Ayn Rand, on abortion

Entertaining, but not enlightened.

Ayn Rand was a prolific and enigmatic author who is famed for her novels Atlas Shrugged and The Fountainhead. She is most popular among fiscal conservatives and libertarians, as she believed in limiting government and aligned with some classical philosophical views. While many fiscal conservatives are also pro-life social conservatives, Rand was certainly not.


Ayn Rand.

According to a compilation of her writings ironically entitled “The Voice of Reason,” Rand held that:

An embryo has no rights. Rights do not pertain to a potential, only to an actual being. A child cannot acquire any rights until it is born. The living take precedence over the not-yet-living (or the unborn).

Abortion is a moral right—which should be left to the sole discretion of the woman involved; morally, nothing other than her wish in the matter is to be considered. Who can conceivably have the right to dictate to her what disposition she is to make of the functions of her own body?

When it comes to Ayn Rand’s views on abortion, it’s difficult to label her. Her arguments tend to be based on the scientific “fact” that abortion affects only the pregnant woman, since the unborn are not scientifically – or otherwise – living, actual beings.

Yet to be “actual” means that something really exists; it’s not some thing that may exist at some future point in time. To say that an unborn child is a potential, and not an actual being, is ignorant of science – science that existed during Ayn Rand’s lifetime.

The fallacies in Rand’s philosophy on abortion are self-evident. In addition to claiming that pre-born children are not actual or living, Rand posits the age-old argument that a woman must be able to do what she wants with her own body. I am unaware of any pro-lifer who has ever disagreed with this statement. But this statement does not apply to abortion, because abortion affects a body that is not the pregnant woman’s. It’s a distinct human with its own distinct DNA and distinct limbs and biologic systems. To say otherwise is, once again, ignorance of established scientific facts.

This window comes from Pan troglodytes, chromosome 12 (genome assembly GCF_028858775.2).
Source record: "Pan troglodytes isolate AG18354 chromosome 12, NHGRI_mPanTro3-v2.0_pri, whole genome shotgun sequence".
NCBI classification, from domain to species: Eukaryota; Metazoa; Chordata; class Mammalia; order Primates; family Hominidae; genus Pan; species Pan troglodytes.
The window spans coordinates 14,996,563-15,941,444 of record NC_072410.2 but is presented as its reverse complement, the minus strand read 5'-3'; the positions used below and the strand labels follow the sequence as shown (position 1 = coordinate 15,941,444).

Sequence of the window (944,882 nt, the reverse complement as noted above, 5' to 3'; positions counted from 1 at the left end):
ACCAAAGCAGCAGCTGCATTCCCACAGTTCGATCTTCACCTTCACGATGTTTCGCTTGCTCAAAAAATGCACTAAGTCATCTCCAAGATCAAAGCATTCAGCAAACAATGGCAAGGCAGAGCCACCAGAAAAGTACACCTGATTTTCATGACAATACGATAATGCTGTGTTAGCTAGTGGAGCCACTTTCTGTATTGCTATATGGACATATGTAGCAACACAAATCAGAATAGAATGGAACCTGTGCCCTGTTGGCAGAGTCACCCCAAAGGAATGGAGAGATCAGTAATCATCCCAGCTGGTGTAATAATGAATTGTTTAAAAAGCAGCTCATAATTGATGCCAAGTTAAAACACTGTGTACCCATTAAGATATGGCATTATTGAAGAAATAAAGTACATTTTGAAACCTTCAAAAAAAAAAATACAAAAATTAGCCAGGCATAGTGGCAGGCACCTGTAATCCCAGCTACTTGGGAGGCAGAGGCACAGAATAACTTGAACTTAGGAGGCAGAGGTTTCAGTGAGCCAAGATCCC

In another work, entitled “The Age of Mediocrity,” Rand says:

By what right does anyone claim the power to dispose of the lives of others and to dictate their personal choices?

This particular snippet equates pro-lifers, who Rand insists are motivated by hatred for pregnant women and not love, with persons intent on disposing the lives of pregnant women for the sake of a crusade against abortion. It is rabid statements like these from Ayn Rand that make the reader question whether her impassioned ferocity against pro-life activists was possibly motivated by a personal experience of some sort.

A proper, philosophically valid definition of man as “a rational animal,” would not permit anyone to ascribe the status of “person” to a few human cells.

Ah, the classic qualifier: “Since the unborn isn’t _____________, it doesn’t have the right to life.” In the above scenario proffered by Rand, fill in the blank with “composed of as many cells as a grown human.” But where does the distinction definitively come into play? Is the amount of cells in a full-term, 7-lb. baby enough to constitute humanity? What about a premature baby who was born at 29 weeks’ gestation? For that matter, is an obese person the most human of us all, since an obese person has more cells than a thin person? This is the logical failure in an argument that qualifies humanity with something arbitrary. Some will say that to be human, a person must have conscious thought. If that’s the case, a brain-damaged person may not be human. Others insist that to be human, a person must be fully formed. But then what do we do about amputees? When they lost limbs, did their humanity somehow get lost along with them?

Ayn Rand may have been an entertaining and talented author, but when it comes to abortion, her words are not so entertaining, or enlightened.

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